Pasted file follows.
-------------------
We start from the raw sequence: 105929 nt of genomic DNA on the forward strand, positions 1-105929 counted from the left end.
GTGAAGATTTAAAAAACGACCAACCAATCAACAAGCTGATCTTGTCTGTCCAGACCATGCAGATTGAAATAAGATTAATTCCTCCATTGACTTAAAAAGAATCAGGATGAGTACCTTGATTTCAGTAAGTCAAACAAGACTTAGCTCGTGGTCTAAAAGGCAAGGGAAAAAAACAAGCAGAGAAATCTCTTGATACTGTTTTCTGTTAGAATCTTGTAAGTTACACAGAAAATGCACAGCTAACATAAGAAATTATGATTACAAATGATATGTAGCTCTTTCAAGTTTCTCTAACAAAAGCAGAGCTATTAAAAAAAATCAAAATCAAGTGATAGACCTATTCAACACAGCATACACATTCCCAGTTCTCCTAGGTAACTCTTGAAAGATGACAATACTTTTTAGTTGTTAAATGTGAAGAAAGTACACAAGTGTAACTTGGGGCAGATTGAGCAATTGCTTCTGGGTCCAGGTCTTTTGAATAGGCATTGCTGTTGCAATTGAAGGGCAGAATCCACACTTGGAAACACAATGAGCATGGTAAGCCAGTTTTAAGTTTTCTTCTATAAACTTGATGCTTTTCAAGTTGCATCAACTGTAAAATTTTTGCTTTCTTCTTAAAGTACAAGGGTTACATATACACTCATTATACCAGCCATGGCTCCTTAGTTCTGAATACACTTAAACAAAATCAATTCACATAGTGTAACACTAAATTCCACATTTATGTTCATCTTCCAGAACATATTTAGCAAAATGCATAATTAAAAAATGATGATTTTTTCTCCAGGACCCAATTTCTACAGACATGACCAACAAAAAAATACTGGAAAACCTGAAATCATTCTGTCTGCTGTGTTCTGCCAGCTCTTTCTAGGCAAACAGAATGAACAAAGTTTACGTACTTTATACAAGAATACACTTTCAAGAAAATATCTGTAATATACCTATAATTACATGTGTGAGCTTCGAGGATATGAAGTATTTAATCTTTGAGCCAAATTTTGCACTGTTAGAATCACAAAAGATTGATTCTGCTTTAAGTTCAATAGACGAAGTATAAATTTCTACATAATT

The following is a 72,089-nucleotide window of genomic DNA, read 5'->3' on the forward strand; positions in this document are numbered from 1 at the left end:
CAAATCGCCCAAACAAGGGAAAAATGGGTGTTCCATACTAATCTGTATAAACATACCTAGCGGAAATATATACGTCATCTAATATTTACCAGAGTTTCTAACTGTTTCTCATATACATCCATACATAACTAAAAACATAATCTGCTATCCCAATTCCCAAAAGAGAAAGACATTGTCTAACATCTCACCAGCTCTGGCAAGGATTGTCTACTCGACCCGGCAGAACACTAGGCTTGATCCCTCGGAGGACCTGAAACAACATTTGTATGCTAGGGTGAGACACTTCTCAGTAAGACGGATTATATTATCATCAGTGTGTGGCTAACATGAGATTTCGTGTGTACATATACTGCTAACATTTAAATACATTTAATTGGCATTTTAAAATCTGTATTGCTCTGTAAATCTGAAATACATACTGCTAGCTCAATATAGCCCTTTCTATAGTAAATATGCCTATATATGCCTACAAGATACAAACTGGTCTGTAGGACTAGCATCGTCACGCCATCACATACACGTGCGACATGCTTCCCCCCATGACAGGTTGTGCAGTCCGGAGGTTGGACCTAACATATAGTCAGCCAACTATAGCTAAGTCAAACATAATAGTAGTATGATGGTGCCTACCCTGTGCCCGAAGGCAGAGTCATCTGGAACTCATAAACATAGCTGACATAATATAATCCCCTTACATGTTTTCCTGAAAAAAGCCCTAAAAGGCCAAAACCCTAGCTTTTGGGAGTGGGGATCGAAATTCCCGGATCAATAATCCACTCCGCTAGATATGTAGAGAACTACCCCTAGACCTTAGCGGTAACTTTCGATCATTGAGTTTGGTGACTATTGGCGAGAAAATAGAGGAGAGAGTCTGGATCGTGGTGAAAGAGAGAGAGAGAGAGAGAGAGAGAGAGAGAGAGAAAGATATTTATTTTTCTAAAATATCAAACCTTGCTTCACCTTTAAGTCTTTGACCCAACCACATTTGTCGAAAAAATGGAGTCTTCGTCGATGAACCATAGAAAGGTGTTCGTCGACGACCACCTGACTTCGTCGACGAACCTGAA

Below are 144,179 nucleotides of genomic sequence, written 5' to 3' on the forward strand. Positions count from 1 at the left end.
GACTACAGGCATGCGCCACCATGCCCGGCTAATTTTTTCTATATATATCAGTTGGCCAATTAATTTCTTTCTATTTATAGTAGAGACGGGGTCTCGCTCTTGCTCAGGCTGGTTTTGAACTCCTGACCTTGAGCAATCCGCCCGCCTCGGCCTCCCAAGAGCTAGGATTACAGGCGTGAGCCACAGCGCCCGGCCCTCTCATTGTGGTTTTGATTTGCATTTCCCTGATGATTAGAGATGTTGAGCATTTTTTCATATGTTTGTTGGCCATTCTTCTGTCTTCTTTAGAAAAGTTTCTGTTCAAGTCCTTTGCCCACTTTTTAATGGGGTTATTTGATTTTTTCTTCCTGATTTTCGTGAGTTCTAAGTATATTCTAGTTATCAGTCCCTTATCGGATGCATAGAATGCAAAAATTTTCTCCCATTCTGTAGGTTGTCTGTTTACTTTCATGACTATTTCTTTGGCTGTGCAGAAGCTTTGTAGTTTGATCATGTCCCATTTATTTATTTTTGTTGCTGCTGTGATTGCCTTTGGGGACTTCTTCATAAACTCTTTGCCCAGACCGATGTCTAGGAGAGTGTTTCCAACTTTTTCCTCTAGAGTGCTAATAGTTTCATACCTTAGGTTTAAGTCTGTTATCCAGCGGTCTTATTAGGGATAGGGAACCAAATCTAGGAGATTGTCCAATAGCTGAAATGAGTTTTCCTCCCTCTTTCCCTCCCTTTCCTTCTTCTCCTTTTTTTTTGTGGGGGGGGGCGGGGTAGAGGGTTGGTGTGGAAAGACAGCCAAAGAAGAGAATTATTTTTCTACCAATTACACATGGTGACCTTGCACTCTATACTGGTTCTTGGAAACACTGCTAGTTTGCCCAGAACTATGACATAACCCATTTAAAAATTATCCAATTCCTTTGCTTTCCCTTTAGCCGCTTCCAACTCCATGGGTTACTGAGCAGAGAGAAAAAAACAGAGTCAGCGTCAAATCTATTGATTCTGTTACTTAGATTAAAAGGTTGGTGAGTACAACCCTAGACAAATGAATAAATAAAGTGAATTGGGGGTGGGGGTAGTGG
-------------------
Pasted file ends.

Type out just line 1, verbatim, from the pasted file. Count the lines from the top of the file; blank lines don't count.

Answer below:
We start from the raw sequence: 105929 nt of genomic DNA on the forward strand, positions 1-105929 counted from the left end.